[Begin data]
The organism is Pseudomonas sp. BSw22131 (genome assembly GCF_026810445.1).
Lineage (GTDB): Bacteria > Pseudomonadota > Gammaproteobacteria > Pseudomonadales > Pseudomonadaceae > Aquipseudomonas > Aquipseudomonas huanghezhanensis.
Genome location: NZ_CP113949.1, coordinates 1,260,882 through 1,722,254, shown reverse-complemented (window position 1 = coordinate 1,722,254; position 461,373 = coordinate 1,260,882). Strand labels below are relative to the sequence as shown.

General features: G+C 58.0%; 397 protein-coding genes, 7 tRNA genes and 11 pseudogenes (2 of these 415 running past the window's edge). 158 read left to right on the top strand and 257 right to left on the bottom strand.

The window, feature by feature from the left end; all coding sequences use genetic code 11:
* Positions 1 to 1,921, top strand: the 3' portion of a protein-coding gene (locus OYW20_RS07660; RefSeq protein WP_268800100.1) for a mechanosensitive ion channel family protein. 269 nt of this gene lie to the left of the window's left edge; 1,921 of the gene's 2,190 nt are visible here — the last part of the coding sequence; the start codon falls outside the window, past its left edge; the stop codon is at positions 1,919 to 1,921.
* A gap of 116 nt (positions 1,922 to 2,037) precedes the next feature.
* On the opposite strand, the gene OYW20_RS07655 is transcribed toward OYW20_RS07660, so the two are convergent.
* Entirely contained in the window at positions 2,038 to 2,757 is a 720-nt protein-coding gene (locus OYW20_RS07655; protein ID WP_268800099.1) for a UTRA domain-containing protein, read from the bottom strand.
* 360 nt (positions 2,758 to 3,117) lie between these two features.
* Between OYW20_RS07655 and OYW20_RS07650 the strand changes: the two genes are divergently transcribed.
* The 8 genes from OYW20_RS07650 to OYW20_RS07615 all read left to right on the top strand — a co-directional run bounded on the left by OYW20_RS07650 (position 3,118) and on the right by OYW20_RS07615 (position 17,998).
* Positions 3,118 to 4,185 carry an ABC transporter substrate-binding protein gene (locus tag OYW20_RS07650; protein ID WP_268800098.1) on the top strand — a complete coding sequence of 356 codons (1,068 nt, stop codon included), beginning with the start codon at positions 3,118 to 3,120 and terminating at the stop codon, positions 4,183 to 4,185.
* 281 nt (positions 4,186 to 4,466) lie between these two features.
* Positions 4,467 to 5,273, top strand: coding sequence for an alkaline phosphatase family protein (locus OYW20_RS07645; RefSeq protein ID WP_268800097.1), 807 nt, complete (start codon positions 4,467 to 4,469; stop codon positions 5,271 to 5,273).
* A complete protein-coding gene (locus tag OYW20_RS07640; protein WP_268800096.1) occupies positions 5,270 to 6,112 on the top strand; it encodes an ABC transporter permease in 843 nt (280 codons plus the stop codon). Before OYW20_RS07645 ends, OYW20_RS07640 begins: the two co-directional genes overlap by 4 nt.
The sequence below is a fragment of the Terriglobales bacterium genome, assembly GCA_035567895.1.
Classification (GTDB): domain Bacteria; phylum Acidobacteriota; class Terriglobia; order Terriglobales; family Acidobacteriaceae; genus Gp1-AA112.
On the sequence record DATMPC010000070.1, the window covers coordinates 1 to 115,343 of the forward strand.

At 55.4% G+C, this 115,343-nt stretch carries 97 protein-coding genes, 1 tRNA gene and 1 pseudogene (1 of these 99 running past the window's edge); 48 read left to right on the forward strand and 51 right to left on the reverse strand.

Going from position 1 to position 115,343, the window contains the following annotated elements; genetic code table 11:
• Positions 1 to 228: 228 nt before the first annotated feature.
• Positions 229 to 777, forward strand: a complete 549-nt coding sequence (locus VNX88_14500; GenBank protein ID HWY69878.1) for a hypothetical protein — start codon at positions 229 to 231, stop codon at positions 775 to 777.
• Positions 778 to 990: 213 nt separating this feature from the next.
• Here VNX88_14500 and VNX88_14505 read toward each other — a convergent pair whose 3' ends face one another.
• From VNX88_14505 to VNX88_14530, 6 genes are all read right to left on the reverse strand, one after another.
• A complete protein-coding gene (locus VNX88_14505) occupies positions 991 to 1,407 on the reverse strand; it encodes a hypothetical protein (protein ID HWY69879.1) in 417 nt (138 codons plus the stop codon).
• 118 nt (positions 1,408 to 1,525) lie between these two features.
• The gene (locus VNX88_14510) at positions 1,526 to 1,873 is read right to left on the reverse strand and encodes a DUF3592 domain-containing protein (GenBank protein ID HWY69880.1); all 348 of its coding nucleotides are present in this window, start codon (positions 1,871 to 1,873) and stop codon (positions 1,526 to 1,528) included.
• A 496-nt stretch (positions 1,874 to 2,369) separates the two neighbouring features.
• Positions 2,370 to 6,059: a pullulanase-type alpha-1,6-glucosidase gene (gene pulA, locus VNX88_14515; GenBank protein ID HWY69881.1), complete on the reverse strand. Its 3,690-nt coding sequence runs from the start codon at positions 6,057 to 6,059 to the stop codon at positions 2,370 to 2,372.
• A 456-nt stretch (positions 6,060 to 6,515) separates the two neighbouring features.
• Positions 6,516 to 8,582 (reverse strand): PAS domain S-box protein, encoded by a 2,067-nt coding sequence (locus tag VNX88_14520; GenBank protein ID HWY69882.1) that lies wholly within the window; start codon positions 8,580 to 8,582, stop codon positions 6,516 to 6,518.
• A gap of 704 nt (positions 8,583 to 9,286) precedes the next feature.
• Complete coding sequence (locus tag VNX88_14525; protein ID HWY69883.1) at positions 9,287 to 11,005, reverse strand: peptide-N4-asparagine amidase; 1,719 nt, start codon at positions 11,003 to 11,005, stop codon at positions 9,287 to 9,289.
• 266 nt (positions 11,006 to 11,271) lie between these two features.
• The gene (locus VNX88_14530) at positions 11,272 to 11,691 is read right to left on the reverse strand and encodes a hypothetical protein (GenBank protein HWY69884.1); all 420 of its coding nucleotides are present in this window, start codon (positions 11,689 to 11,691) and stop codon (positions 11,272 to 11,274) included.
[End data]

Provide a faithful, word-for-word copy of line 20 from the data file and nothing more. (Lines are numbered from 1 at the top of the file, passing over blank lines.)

At 55.4% G+C, this 115,343-nt stretch carries 97 protein-coding genes, 1 tRNA gene and 1 pseudogene (1 of these 99 running past the window's edge); 48 read left to right on the forward strand and 51 right to left on the reverse strand.